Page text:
Dreamstate Artist Spotlight – Asteroid
“So I don’t really have fans, for me it’s just friends”
Getting from A to B in any career [especially in music] is a journey with steps that needs to be followed to a loose extent but every once in a while, someone comes out of the woodwork and becomes an overnight sensation. For most people, this journey is years of work, rejection, trial and error, networking and dedication.
Matt Thomas, better known as Asteroid, has worked hard to be where he is today, but don’t be foolish to think that work is finished. Asteroid is on a path to cross mountains by maintaining focus on the ultimate truth of talent, but understanding the value and necessity of networking, marketing, and social media.
Being open for new experiences and enjoying the ride, Asteroid is making friends around the world and becoming a household name in the process.
Hello and congrats on making your Dreamstate debut here in Vancouver. How excited are you for this performance? How has the journey been to get to this point?
So the journey has been long, but very [very] rewarding at the same time. I do say I’m not like any more unique or special than anyone else. I just worked hard and believed in it. And that’s kind of what got me where I am now, I guess just having the belief in the first place.
But yeah, the thing that I’ve been excited about most is just being associated with such an iconic brand, you know, I mean like Dreamstate is pretty much the DJ wish list gig. So it’s like your Luminosity and Transmission, it’s kind of upset with all the gigs that you really want to play as a trance artist.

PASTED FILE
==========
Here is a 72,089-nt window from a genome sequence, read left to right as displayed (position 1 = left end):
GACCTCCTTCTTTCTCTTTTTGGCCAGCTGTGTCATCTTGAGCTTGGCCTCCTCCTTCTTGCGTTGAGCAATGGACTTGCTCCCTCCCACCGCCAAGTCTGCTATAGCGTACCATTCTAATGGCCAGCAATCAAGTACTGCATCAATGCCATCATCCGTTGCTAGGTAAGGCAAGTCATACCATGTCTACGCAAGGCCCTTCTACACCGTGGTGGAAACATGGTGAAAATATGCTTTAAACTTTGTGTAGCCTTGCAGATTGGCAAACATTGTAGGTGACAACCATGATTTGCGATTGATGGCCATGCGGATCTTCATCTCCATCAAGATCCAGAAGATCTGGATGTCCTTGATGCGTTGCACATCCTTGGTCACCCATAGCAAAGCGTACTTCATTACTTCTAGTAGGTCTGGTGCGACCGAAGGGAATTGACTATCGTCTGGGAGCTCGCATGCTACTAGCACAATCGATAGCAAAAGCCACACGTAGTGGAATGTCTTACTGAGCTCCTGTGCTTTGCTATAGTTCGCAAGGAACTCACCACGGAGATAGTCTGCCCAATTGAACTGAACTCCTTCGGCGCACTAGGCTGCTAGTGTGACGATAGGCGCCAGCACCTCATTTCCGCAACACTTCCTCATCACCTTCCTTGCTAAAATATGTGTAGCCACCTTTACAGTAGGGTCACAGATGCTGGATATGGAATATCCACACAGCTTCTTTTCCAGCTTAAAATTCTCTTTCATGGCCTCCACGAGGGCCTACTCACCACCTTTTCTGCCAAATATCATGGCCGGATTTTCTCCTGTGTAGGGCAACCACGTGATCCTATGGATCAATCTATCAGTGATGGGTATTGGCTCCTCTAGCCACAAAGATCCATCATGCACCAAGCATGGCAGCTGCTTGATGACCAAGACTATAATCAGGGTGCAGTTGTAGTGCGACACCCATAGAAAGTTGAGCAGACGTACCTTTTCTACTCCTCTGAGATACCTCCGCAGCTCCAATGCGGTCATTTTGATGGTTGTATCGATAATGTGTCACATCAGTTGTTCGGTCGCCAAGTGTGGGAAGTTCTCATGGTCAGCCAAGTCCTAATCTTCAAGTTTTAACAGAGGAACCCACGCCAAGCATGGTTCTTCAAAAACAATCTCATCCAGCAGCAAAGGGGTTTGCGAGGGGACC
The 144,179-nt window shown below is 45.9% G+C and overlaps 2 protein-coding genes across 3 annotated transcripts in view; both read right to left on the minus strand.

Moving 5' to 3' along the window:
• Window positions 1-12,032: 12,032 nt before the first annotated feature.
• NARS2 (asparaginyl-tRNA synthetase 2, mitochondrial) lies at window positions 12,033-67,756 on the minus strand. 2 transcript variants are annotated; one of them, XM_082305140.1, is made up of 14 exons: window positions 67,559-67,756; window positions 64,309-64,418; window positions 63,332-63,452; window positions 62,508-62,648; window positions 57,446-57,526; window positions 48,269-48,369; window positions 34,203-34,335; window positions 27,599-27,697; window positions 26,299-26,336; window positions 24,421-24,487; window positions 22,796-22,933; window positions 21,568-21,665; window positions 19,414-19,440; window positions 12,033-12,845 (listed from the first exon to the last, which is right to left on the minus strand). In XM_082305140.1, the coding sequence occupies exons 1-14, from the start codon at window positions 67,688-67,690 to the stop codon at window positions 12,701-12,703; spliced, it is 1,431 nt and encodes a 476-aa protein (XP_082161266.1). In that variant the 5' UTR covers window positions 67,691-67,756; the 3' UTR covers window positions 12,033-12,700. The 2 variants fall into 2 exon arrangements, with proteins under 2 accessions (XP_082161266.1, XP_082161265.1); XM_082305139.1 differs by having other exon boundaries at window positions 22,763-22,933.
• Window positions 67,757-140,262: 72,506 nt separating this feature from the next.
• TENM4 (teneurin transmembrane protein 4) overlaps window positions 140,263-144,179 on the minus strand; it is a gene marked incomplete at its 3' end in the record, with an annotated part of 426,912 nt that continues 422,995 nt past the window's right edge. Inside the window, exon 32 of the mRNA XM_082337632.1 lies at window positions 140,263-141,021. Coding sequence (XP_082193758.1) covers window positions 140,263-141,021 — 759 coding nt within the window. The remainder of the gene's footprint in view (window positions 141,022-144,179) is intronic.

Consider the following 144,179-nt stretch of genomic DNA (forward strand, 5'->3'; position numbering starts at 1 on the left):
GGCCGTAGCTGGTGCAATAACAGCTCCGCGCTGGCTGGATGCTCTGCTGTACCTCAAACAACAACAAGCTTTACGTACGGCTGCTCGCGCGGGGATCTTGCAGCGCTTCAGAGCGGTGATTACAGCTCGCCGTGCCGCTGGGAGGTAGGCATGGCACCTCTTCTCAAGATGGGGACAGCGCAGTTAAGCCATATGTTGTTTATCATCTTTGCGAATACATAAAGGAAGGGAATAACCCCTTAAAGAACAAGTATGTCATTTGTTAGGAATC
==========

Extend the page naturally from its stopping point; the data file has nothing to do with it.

That journey is important. I think a lot of kids today who are trying to come up don’t really understand how long the process is. What would you tell them about that?
Yeah, I’ve seen this really interesting diagram of an iceberg. Like a tip is sticking out the water and it’s labeled a success; and then you have this huge massive iceberg in the sea, which is all [you know] the setbacks, the rejections, and everything else to get that point. The people of course don’t see any of that because they see success and it seems like it comes overnight.
The only advice I’ve got is just to believe in yourself and keep going.
2019 has been a very busy year for you this year so far. You have already played some very big gigs, and you have a few more on the way. What does the rest of 2019 look like and what else would you like to accomplish?
It’s an interesting one, I guess because I try my best to be 100% honest with myself and everyone. As much as I really am grateful for all the gigs in the amazing tours and visiting these countries but the most important thing for me is to be the best producer I can be, that’s where my focus is.
I guess by making sure that your material and the output is always good and then the gigs kind of come with that. But really the gigs are a fantastic bonus for me now. It’s all about music and making the best I can.
You are the A&R manager for Trancegression Recordings. Trancegression is one of the newest labels out there. What is the sound that you are looking for to shape Trancegression? How involved are you and Darren Porter in the selection of each track you choose to sign?